She joined BAE Systems in October 2014 as a Director of Technical Services and Consulting in the Company’s Shared Services Business. She lead the restructuring of BAES’ Advanced Technology Centres, transferring into Applied Intelligence where she set up the Applied Intelligenc Laboratories.
Her father, a meteorologist, awoke Brooke’s love of STEM subjects from a young age. She showed particular aptitude for maths and languages, but as her education progressed towards her higher qualifications, she decided that a STEM career would afford her more opportunities.
Graduating with a PhD in Physiology from the University of Oxford in 1998, Brooke spent the early part of her career working as a civil servant in the Department for Business, Innovation and Skills. Recruited as a scientist, she found herself working on numerous projects including helping the government to shape its internet policy and then as Private Sercretary to the Secretary of State..
As part of a government initiative, Brooke was seconded to work in the private sector to gain experience in the field. She ended up at engineering firm Raytheon and it was there, where the appeal of projects that gave her greater freedom to operate, that she decided that to leave government work behind.
Brooke first began to appreciate how much the engineering world was dominated by men when she started university. In a course attended by 200 students, only six were female, though she never felt that being a women held her back in terms of her early career opportunities. Occasional misunderstandings aside, where colleagues mistook her her for an assistant as opposed to a qualified scientist, her value to employers was never in question.
Today, her role at Applied Intelligence at BAE Systems sees her run a depeartment of 160 people, all focused on research and development projects. The labs, which she likens to a real life ‘James Bond Q-branch’, work to develop new technologies and innovations in the fields of defence, national security and space.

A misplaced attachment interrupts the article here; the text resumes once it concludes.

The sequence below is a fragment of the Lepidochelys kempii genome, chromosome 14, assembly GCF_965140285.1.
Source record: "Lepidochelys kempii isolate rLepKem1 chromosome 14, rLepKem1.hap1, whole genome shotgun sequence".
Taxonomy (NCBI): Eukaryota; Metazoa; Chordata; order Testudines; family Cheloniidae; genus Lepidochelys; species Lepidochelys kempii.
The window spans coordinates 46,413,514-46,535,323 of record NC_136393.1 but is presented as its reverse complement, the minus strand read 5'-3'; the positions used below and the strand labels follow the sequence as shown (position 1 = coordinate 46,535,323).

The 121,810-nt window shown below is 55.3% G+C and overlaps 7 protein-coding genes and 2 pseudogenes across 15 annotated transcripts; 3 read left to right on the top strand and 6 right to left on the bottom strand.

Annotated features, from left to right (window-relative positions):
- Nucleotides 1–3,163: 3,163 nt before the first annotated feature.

Brooke firmly believes that good ideas can come from anywhere, and one of the first things she did at BAE Systems Applied Intelligence was to create an ‘Innovation Exchange’ – a platform that allows staff to submit technology ideas to a panel of experts, for the chance to win funding (usually in the region of £20,000) to pursue the idea on behalf of the Company.
“I am a passionate believer that diversity is one of the greatest enablers to innovation. Innovation and creativity really come to life when you bring together people with different experiences and backgrounds. I have been proud to play a leading role in establishing Innovation Exchange enabling innovaiton and collaboration across the Applied Intelligence Organisation. .”
Speaking on the issue of encouraging more women into STEM careers, Brooke noted: “The industry has made some progress in recent years, but there is still, clearly, more to be done. BAE Systems is investing time and money into attracting more women into engineering . I myself have supported the Company’s inititives whereever I can as I think it’s important that women see role models they can aspire to be, and hear senior women talking authentically about the challenges they have experienced.”
“I am delighted to be a part of the Applied Intellgence’s Women’s Network, which allows me to share my experiences in the industry. I also engage in external groups and activities to encourage women into the defence and security industries more generally.”